ANCHORAGE — TransCanada Corp. is moving forward with plans for a pipeline to carry North Slope natural gas to the North American pipeline network in Alberta, although it missed a goal of having signed agreements from shippers by Christmas, the Anchorage Daily News reported Tuesday.
“Alaskans should look at that positively, that we are advancing on all fronts, but we haven’t been successful as yet in obtaining the customers we want — we’re still working hard to achieve that,” said Tony Palmer, vice president of Alaska development.
“We did set out a target, and sometimes you achieve it and sometimes it takes you a little bit longer,” he said from his office in Calgary. “This is a very large and complex project.”
The agreements are necessary for the project to win approval from the Federal Energy Regulatory Commission. TransCanada has until October 2012 to file its application with the commission. Meanwhile, TransCanada is working on studies and documents it needs for the application.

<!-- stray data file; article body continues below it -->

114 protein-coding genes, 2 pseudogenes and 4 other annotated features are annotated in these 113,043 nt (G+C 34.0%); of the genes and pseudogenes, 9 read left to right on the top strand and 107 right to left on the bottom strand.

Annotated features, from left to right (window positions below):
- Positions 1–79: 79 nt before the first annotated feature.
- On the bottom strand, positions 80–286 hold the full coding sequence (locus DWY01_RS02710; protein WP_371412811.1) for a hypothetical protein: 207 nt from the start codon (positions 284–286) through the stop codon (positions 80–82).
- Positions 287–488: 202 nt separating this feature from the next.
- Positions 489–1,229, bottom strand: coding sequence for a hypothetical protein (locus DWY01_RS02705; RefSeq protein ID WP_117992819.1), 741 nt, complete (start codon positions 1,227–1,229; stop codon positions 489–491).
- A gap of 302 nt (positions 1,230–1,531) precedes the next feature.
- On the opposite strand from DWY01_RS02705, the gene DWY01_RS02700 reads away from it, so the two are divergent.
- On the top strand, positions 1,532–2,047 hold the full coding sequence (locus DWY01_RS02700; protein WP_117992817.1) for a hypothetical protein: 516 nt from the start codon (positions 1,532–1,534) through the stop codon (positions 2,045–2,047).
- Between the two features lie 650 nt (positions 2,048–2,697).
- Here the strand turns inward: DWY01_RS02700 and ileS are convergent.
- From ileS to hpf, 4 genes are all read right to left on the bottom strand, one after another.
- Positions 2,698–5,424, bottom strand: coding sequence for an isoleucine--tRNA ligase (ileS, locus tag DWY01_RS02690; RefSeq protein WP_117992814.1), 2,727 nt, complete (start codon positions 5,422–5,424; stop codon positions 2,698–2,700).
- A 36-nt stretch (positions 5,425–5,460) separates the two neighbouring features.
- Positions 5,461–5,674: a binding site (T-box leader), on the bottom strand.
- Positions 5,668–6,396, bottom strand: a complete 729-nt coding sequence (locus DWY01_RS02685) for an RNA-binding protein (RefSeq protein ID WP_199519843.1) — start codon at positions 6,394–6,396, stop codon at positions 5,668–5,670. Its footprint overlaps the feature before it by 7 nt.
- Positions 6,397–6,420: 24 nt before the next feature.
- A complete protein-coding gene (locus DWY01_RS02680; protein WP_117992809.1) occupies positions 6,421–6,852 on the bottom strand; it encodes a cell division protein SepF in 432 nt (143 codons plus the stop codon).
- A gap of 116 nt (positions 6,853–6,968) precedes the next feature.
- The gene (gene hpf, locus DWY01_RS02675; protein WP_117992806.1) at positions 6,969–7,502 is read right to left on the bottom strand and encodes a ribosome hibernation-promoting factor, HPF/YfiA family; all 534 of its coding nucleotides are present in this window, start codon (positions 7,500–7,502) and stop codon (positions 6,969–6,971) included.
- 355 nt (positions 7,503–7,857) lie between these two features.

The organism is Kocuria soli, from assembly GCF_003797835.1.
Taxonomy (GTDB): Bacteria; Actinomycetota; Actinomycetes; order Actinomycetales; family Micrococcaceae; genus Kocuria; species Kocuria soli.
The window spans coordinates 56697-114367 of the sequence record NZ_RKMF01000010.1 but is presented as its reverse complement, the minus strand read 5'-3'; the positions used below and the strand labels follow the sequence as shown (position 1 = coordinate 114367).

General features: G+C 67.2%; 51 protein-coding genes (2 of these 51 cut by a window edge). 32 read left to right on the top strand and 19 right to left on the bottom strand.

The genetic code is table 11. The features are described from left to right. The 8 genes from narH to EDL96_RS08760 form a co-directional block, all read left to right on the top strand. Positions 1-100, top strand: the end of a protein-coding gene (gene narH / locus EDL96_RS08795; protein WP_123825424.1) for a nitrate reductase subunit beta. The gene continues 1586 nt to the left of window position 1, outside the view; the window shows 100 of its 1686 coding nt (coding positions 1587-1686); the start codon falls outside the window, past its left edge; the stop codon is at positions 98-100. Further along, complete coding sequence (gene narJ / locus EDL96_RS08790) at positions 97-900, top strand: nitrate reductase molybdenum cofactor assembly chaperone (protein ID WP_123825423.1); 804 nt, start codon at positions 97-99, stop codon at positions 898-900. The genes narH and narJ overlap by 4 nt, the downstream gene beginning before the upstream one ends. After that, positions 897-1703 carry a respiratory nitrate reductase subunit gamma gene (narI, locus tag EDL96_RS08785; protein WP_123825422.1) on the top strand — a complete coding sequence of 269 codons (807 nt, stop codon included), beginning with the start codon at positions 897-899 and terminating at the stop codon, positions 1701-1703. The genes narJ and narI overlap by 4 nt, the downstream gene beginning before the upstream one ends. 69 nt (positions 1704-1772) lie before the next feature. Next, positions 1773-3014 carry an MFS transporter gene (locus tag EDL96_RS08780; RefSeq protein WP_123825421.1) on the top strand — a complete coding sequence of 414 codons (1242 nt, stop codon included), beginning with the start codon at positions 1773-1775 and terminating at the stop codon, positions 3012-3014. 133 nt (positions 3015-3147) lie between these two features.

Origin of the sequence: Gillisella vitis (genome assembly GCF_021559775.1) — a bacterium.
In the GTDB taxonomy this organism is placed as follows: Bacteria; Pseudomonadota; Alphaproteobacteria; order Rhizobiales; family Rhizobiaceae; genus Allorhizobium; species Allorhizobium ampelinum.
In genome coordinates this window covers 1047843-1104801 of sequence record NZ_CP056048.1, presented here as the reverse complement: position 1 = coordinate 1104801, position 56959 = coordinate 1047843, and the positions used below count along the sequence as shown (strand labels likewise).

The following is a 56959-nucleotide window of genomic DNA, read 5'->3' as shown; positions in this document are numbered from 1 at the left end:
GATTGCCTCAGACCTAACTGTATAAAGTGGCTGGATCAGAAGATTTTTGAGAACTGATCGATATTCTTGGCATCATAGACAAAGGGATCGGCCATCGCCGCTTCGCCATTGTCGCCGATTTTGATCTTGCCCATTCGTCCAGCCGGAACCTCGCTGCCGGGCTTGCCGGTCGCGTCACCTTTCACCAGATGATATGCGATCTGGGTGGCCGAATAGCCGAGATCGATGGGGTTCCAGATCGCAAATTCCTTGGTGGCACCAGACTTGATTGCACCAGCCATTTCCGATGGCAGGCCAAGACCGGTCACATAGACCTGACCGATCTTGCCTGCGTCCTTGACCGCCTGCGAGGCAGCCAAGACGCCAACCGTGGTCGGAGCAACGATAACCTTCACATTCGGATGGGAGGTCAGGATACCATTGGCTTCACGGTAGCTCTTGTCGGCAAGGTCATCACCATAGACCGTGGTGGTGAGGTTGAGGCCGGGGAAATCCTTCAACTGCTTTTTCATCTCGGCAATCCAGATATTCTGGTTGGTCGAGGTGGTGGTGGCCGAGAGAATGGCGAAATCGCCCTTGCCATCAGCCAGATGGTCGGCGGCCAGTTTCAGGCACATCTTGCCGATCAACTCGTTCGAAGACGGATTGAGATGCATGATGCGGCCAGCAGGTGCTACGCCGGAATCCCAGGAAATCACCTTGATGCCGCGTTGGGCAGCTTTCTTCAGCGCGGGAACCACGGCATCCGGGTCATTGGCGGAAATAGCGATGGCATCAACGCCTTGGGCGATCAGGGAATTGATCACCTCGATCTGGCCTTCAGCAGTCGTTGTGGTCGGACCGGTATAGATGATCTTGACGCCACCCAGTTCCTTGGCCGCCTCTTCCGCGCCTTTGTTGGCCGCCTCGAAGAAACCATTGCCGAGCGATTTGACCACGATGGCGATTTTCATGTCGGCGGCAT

The state of Alaska has agreed to spend up to $500 million to help TransCanada, which has a state license with its partner Exxon Mobil. The state has already paid nearly $37 million and anticipates spending another $100 million by July. The governor is asking the Legislature to set aside $160 million for 2012.
A competing pipeline proposal, the Denali project of Conoco Phillips and BP, is progressing without state subsidies. It said it hoped to have agreements with shippers by the end of March.
TransCanada’s 48-inch diameter pipeline is estimated to cost up to $41 billion. An alternative plan to build a pipeline to a gas liquification plant at Valdez would cost up to $26 billion.
The Legislature also ordered a study last year of another possible pipeline, the so-called “bullet line.” The 24-inch diameter line would carry North Slope natural gas to customers at Fairbanks and Cook Inlet communities. A report on the feasibility of that pipeline, estimated to cost $5 billion, is due by July.